From Beamfleote to Benfleet

Local place-name origins

The English language is to a great degree the legacy of the Anglo-Saxons, for it was Alfred the Great who insisted on events being recorded in written form and it is in the Anglo-Saxon Chronicles that we first find mention of Beamfleote.

However, literacy took a while to take hold and it was not until 1855, with the arrival of the railways that consistency became important and the current spelling was agreed on. In the intervening years it became Benfleota, Bienflet, Beanflota, Bemflet, Bamflet, Beniflet, Baunflet and Bewinflete.

Beam meaning wooded and Fleot meaning creek gives us a tree-lined creek. This makes perfect sense as we know that timber was exported from Benfleet Creek  to London and it is the derivation that P.H. Reaney endorses in his standard work on Essex place-names published in 1935.

However another author of a book on Essex place-names, James Kemble, offers the possibility that Beam can be interpreted as timbers and hence refers to a bridge over the creek. My first thought was that, without doing our Anglo-Saxon ancestors a disservice, it was another 1000 years before a bridge appeared.  At the time there would have been no economic or military advantage to warrant a bridge.

Kemble believes that it would have been near the current bridge and for good measure includes a recent photo of the bridge in question in the distance. Again I remained sceptic for his photo showed the A130 bridge and not the Benfleet one.

However on rechecking Reaney’s book I find in a different section a list of elements with “beam” shown as meaning bridge and in support of Kemble’s belief that the bridge would have been in the vicinity of the A130 bridge, Harold Priestley, the eminent local historian, belived that the Romans built a road from Chelmsford to Canvey that bridged the creek to Canvey from the north-west.

At the end of the day would you name a settlement after a bridge some distance away  ?  While not discounting the bridge theory, I tend towards the tree-lined creek interpretation.

Apart from naming places after geographical features, several local place-names derive from their owner’s name, for example Jarvis Hall from Gervis de Benefete, Kersey Marsh from Sampson de Kerseye, Boyce Hill from William Boyce, Poynetts from John Poynaunt and Reeds Hill from William le Rede. So, some explanations, but still no definitive answer to the origins of Bread and Cheese Hill.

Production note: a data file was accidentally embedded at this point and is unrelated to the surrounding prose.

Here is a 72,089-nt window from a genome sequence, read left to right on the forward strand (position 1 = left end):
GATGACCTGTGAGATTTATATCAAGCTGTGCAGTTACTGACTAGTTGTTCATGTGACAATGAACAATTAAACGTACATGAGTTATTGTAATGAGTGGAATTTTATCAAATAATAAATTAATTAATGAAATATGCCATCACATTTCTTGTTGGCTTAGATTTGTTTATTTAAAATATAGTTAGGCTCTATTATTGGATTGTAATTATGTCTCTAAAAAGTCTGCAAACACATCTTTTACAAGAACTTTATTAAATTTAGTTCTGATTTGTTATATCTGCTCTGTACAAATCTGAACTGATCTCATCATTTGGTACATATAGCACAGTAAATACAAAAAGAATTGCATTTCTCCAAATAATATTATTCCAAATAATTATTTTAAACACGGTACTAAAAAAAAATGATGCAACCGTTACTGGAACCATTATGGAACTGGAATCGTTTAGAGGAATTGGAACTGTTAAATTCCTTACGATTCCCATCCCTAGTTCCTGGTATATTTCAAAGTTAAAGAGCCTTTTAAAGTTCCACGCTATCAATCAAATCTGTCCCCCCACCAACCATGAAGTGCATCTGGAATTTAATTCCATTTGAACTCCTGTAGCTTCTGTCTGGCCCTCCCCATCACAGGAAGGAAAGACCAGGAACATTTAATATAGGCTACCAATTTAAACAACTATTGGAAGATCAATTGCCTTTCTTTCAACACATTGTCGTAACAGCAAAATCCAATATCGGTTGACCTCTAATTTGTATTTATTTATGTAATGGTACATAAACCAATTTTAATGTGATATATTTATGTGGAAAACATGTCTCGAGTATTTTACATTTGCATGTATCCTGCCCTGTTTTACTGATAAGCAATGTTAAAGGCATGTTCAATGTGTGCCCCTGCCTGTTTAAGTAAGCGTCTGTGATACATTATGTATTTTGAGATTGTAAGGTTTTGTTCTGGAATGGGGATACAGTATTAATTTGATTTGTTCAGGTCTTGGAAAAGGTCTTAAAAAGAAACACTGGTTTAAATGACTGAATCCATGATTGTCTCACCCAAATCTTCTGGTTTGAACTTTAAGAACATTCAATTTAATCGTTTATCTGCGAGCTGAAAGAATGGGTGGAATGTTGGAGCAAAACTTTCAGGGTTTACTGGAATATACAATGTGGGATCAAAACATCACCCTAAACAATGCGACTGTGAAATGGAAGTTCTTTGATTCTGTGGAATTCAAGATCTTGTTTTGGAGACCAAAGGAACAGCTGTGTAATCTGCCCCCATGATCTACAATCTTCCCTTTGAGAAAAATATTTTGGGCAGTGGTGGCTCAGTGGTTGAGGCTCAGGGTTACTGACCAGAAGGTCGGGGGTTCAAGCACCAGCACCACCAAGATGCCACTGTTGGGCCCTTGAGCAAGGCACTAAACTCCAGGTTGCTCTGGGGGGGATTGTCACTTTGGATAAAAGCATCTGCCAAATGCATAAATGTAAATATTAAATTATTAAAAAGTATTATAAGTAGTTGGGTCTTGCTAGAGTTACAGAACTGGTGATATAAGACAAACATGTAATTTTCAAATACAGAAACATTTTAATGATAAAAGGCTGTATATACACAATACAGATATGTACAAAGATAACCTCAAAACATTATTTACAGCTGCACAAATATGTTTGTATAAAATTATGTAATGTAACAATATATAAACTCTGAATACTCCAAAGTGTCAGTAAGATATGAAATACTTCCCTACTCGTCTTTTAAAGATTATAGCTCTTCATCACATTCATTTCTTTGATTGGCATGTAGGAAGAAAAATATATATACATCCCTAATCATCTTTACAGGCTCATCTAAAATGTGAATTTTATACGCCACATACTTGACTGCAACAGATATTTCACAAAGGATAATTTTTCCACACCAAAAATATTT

Reference sources :

Reaney, P. H.   –   The Place-names of Essex, Cambridge University Press   1935

Kemble, James –   Essex place-names, Historical Publications  2007

Priestley H.E.   –   A History of Benfleet : early days

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  • I remember the Dexter’s pond vividly! I sometimes played with Merlin in the boat. The boat was tethered to a wooden stake I tried to disembark the boat and and the stake went in different directions and I found out how deep the pond was, apart from the water there was over a foot deep of black foul smelling gunge. I had to walk back thro the churchyard to home to face my mother!

    By Brian Penfold (12/01/2014)
  • I lived in Essex Way and was born in 1947. I was friends with Craig’s brother, Merlin. They had a small boat and we used to paddle around on their pond. I was told not to fall in because it was full of weed and very deep. I also had a friend in Karen Close called Graham Eastgate. All three of us were in the same year and would bike to the King John School (more of a walk up Essex Way!) and return home with no effort back down again.

    By Michael Walsh (Froggy) (05/08/2013)
  • During the 1960’s an area of land behind Essex Way was developed by the Dexter family who lived in Essex Way near the old Dr. Steven practice. That development is what is now Karen Close, off School Lane. I was at school with Craig Dexter who I remember telling me that a sword was found behind his house (presumably as part of the development) and it had been sent to the British Museum for identification and had been said to be of saxon origin. I never saw the sword and it was never mentioned again. I have always wondered if this had any link to the Battle of Benfleet. I have never been able to contact Craig after I left school in 1966. I might also add that there was a large pond in the Dexter’s Garden that appeared to run into the pond but there was no exit stream, yet it always stayed the same depth. I later lived in Karen Close, and was aware that the geography of the area would support a fortified encampment very well.

    By Robert Scott (22/12/2012)

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